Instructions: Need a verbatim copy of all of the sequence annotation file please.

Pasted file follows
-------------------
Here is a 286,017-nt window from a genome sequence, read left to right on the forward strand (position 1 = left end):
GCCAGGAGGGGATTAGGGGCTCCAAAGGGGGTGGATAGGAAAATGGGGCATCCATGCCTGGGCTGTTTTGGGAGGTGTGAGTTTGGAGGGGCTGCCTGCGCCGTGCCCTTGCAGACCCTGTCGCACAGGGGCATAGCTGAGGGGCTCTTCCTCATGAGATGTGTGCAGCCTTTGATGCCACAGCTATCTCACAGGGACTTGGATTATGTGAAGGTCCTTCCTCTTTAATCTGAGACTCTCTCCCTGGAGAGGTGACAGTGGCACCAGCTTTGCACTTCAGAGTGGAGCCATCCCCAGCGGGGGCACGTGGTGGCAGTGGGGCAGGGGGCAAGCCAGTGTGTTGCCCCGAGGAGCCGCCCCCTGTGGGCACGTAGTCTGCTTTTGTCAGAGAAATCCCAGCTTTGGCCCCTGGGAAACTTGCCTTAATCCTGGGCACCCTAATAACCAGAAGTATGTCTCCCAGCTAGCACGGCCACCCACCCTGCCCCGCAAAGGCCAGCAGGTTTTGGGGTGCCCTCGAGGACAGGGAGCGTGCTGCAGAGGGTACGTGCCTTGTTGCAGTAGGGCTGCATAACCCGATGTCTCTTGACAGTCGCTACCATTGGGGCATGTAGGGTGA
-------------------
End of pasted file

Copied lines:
Here is a 286,017-nt window from a genome sequence, read left to right on the forward strand (position 1 = left end):
GCCAGGAGGGGATTAGGGGCTCCAAAGGGGGTGGATAGGAAAATGGGGCATCCATGCCTGGGCTGTTTTGGGAGGTGTGAGTTTGGAGGGGCTGCCTGCGCCGTGCCCTTGCAGACCCTGTCGCACAGGGGCATAGCTGAGGGGCTCTTCCTCATGAGATGTGTGCAGCCTTTGATGCCACAGCTATCTCACAGGGACTTGGATTATGTGAAGGTCCTTCCTCTTTAATCTGAGACTCTCTCCCTGGAGAGGTGACAGTGGCACCAGCTTTGCACTTCAGAGTGGAGCCATCCCCAGCGGGGGCACGTGGTGGCAGTGGGGCAGGGGGCAAGCCAGTGTGTTGCCCCGAGGAGCCGCCCCCTGTGGGCACGTAGTCTGCTTTTGTCAGAGAAATCCCAGCTTTGGCCCCTGGGAAACTTGCCTTAATCCTGGGCACCCTAATAACCAGAAGTATGTCTCCCAGCTAGCACGGCCACCCACCCTGCCCCGCAAAGGCCAGCAGGTTTTGGGGTGCCCTCGAGGACAGGGAGCGTGCTGCAGAGGGTACGTGCCTTGTTGCAGTAGGGCTGCATAACCCGATGTCTCTTGACAGTCGCTACCATTGGGGCATGTAGGGTGA